Professor Ryo Morimoto recently wrote a commentary for CAS (Critical Asian Studies) on the 10th Anniversary of the March 11, 2011 Triple Disaster in Northeastern Japan. Morimoto shares a letter to “Grandma,” a long-time resident of coastal Fukushima, focusing on the personal experiences and relationships of local residents.
- Wednesday, Mar 24, 2021
Environmental anthropology, feminist science studies, cultural and political anthropology of China; political ecology, meteorology and atmospheres, governance, engineering, aesthetics, materialism
- Through his ethnographic research, Morimoto aims to create a space for and language to think about nuclear things and other contaminants as part and parcel of what it means to live in the late industrial and post-fallout era, rather than as alien species that must and should be held at a distance from humans. Morimoto is currently working on a book project, tentatively titled The Nuclear Ghost: Atomic Livelihood in Fukushima’s Gray Zone. This book integrates environmental anthropology, recent Japanese history, and science and technology studies to understand the uses and applications of technologies in social processes whereby certain sensory-cognitive experiences are (im)materialized. Morimoto uses the term “nuclear ghost” to analyze the struggles of representing and experiencing low-dose radiation exposure in coastal Fukushima, where individual, social, political and scientific determinations of the threshold of exposure are often inconsistent.
- Ranjini Obeyesekere taught for several years in the Literature and Society Program of the Department of Literature at the University of California, San Diego. Her teaching and research focus on literary works, specifically of the South Asian area, their sociopolitical impact, and the insights they provide into the society and culture. Her publications include Sinhala Writing and the New Critics, An Anthology of Modern Sri Lankan Writing (coeditor), Jewels of the Doctrine, and articles on ritual drama and performance. She has also published translations of Sri Lankan poetry and fiction. At Princeton, Dr. Obeyesekere taught a course on colonialism and South Asian culture, using literary works to highlight specific issues.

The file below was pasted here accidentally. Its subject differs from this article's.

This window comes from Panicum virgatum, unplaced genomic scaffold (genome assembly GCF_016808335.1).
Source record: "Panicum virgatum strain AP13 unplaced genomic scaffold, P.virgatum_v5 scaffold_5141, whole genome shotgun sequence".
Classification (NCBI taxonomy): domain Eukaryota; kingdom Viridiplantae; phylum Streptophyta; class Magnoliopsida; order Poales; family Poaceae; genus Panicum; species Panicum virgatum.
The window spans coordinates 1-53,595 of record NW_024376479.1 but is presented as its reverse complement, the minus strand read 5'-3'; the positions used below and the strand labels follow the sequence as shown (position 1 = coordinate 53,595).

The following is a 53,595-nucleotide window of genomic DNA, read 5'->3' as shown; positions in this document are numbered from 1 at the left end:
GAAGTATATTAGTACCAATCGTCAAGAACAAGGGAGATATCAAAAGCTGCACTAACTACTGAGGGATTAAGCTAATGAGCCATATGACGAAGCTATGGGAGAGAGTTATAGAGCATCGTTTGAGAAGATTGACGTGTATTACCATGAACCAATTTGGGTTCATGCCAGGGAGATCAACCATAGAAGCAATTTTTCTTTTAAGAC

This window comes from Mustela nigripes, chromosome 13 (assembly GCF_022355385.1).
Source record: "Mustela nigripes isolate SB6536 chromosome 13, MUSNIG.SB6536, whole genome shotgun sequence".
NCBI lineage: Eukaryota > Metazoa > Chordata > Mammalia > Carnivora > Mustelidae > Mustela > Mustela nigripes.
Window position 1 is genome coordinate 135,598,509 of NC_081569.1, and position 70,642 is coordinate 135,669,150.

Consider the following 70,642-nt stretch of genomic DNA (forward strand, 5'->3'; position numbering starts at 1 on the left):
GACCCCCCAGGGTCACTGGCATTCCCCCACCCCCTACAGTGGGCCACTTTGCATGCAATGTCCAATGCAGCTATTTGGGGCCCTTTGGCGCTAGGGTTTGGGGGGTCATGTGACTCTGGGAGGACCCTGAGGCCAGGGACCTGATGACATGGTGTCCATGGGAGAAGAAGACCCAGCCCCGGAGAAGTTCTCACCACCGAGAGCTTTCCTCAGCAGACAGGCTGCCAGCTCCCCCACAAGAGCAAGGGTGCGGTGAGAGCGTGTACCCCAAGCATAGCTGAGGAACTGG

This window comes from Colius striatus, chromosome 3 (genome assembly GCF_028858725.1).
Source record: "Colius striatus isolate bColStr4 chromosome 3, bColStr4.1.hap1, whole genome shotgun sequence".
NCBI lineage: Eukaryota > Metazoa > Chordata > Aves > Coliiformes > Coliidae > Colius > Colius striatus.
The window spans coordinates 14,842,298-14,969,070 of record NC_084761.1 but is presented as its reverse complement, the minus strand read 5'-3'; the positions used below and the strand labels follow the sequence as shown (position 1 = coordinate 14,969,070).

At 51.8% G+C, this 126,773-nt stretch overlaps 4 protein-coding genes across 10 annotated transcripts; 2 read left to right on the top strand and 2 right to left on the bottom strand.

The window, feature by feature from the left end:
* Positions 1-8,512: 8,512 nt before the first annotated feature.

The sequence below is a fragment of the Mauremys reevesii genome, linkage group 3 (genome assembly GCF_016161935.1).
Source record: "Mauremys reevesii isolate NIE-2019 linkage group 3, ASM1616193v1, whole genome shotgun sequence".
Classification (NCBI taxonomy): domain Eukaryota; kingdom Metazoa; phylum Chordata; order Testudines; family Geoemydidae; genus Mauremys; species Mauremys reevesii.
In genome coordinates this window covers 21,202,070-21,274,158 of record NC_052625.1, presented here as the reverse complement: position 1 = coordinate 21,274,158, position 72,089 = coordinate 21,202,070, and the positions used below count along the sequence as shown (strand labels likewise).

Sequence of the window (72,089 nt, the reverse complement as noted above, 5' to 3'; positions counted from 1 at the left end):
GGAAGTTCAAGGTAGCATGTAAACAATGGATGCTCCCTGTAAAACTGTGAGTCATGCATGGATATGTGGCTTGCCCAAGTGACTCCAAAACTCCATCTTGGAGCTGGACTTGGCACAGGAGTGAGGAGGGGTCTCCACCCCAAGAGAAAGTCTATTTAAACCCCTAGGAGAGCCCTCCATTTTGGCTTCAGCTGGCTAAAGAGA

- Gananath Obeyesekere has engaged in fieldwork in Sri Lanka and India. He is most interested in psychoanalysis and anthropology and the ways in which personal symbolism is related to religious experience. He has recently become interested in European voyages of discovery to Polynesia in the 18th century and after, and the implications of these voyages for the development of ethnography. His books include Land Tenure in Village Ceylon, Medusa's Hair, The Cult of the Goddess Pattini, Buddhism Transformed (coauthor), The Work of Culture, The Apotheosis of Captain Cook: European Mythmaking in the Pacific, and Making Karma. Professor Obeyesekere teaches classes in psychoanalysis and anthropology, hermeneutics, social anthropology, and Buddhism.
- Amy Borovoy is a cultural anthropologist who studies modern Japanese society and culture. Her work has focused on health care and mental health in the context of Japan’s social democracy, with an emphasis on family and corporate welfare. She has written on the cultural construction of alcoholism and codependency in The Too-Good Wife: Alcohol, Codependence, and the Politics of Nurturance in Postwar Japan (University of California 2005), which explores the problem of male alcoholism and the role of the housewife and domesticity in public life. Borovoy's work on the phenomenon of hikikomori (young adults who isolate themselves at home) explores resistance to the medicalization of youth issues among psychiatrists, social workers, and teachers. Borovoy has also written "Japan as Mirror: Neoliberalism's Promise and Costs,” in Ethnographies of Neoliberalism (Carol J. Greenhouse, editor), “The Rise of Eating Disorders in Japan: Issues of Culture and Limitations of the Model of ‘Westernization’” co-authored with Kathleen Pike, and “Decentering Agency in Feminist Theory” with Kristen Ghodsee. Her current manuscript in progress, Japan in American Social Thought, explores postwar Japan studies as a space in which to imagine alternatives to liberalism and individualism in American anthropology and the social sciences.